Tuesday, February 16, 2010

Paczki - Such a Guilty Pleasure!

It's Fat Tuesday, and that means one thing to Metro Detroiters: Paczki!

Each year I cannot wait to sink my teeth into these caloric treats that make plain donuts look downright wimpy, and they are a part of living in Detroit that no Michigan resident or visitor should miss.

A paczki (pronounced: pawnch-kee or poonch-kee) is a deep-fried piece of dough shaped into a flattened sphere and filled with a confiture or other sweet filling. Paczki are usually covered with powdered sugar, icing or bits of dried orange zest. A small amount of grain alcohol is added to the dough before frying; as it evaporates, it prevents the absorption of oil deep into the dough.

Although they look like Bismarck's or jelly doughnuts, paczki are made from an especially rich dough containing eggs, fats, sugar and sometimes milk. They feature a variety of fruit and cream fillings and can be glazed, or covered with sugar. Stewed plum jam, prunes or wild rose hip jam are traditional fillings, but many others are used as well, including strawberry, Bavarian cream, blueberry, chocolate, custard, raspberry, lemon, and apple.

Paczki have been known in Poland at least since the Middle Ages. Jędrzej Kitowicz has described that during the reign of August III, under the influence of French cooks who came to Poland, paczki dough was improved, so that paczki became lighter, spongier, and more resilient.

In the Polish community of
Hamtramck, Michigan, a small enclave located within the city limits of Detroit, there is an annual Paczki Day Parade, which has gained a devoted following. Many Hamtramck bakeries open as early as 3 AM and have people lining up, as early as the night before, for paczki on Paczki Day. The Paczki Day celebrations are even larger than many celebrations for St. Patrick's Day.

A favorite Hamtramck bakery of mine and one of the more popular places to get your paczki at is "The New Palace Bakery" located at 9833 Joseph Campau Street in Hamtramck.

"A Hamtramck staple, the New Palace Bakery has been peddling paczki for nearly 90 years. Their plum, apple, blueberry and raspberry paczki will tempt you. New palace has a dizzying selection of polish pastries, including babkas, fruit pies, dumplings, danishes and doughnuts. They make their own Moon Pies, and one can't help but stifle a giggle at their chocolate and vanilla "boy cookies," literally shaped like little boys."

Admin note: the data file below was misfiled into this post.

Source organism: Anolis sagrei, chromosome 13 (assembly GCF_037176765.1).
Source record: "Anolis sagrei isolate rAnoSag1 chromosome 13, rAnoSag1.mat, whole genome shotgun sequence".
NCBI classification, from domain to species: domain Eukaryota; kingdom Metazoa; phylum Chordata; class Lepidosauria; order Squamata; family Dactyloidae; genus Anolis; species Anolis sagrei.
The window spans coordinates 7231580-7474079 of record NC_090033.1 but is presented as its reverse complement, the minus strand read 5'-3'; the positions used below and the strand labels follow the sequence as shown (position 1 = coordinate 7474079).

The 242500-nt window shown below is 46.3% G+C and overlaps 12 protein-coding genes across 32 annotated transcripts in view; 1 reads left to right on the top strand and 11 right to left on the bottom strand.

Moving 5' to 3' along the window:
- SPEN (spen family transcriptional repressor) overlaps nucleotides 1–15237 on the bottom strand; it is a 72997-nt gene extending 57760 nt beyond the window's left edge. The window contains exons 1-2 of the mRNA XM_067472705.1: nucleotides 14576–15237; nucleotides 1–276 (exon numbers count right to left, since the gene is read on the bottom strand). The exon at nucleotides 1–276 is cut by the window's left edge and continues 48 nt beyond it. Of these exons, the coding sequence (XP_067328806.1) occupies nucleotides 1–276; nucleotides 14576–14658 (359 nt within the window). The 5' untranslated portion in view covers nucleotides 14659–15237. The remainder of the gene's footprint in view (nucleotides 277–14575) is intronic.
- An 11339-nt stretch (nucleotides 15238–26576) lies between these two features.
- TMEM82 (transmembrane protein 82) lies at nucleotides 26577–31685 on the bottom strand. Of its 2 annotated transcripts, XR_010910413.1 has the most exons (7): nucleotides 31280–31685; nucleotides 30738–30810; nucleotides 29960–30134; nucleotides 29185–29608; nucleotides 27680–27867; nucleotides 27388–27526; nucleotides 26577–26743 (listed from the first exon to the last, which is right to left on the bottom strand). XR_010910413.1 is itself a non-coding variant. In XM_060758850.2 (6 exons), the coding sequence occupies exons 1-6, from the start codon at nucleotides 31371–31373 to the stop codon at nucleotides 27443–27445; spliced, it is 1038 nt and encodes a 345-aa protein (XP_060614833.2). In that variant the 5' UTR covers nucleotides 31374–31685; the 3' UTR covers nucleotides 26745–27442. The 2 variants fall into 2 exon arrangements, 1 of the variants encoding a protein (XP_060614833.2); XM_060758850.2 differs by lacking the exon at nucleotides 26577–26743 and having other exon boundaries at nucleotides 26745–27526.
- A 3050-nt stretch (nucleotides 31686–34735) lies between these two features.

Here's a look at the crowds early Tuesday morning as people lined up for hours!

It was even snowing!

The line extended all the way around the block and even more people were approaching to get their place in line!

People braved the cold temps and snow just for these tasty little buggers!

On Paczki day I also make a stop and my absolute favorite Italian bakery for more paczki, but paczki of a different kind! Tringali's Bakery in Warren MI, famous for their Italian Cannoli make their version of a Paczki filled with that rich, creamy and delicious cannoli cream! These are beyond heavenly!

For those who want amazing pie and a paczki-like experience, Michigan's own Achatz Handmade Pie Company , featured many times on The Food Network, has a special pie just for Fat Tuesday. The Paczki Pie features a crispy sugar glazed pastry shell filled with their famous vanilla cream and topped with their signature Michigan 4-Berry pie filling. This pie is just as good as the little packzi themselves!
Another unique Fat Tuesday treat comes from a local BBQ restaurant; Lazybones Smokehouse, has a created a "BBQ Pulled Pork" Paczki for today and are selling them for a $1.00 each. I haven't not tried or seen these, but curiosity may have me visit there today.

Friday, February 12, 2010

Seared Flat-Iron Steak with Wine Sauce

Here's a quick and easy dinner idea that's great any night of the week. I made this tonight and it took all but 30 minutes from start to finish with just a few ingredients and two simple steps!

Get The Recipe!

All you'll need is a a 24 oz flat-iron steak cut into four 6 oz pieces. I chose to leave the steak whole and serve thinly sliced pieces. You'll also need some coarse salt and freshly ground black pepper, a cup of Merlot wine and some good quality butter. I'm using a wonderful Irish Butter that I found at the supermarket.

Sear the steak in a cast iron pan on high heat about 8 minutes per side, for medium-well. Transfer steak to a plate and loosely cover with aluminum foil.

Add wine to the pan and simmer until it's syrupy. Remove from heat, add butter, a small piece at a time until it's all incorporated.
Thinly slice the steak and drizzle with the pan sauce.

In the spirit of the upcoming Mardi Gras festivities, dessert was a delicious King Cake!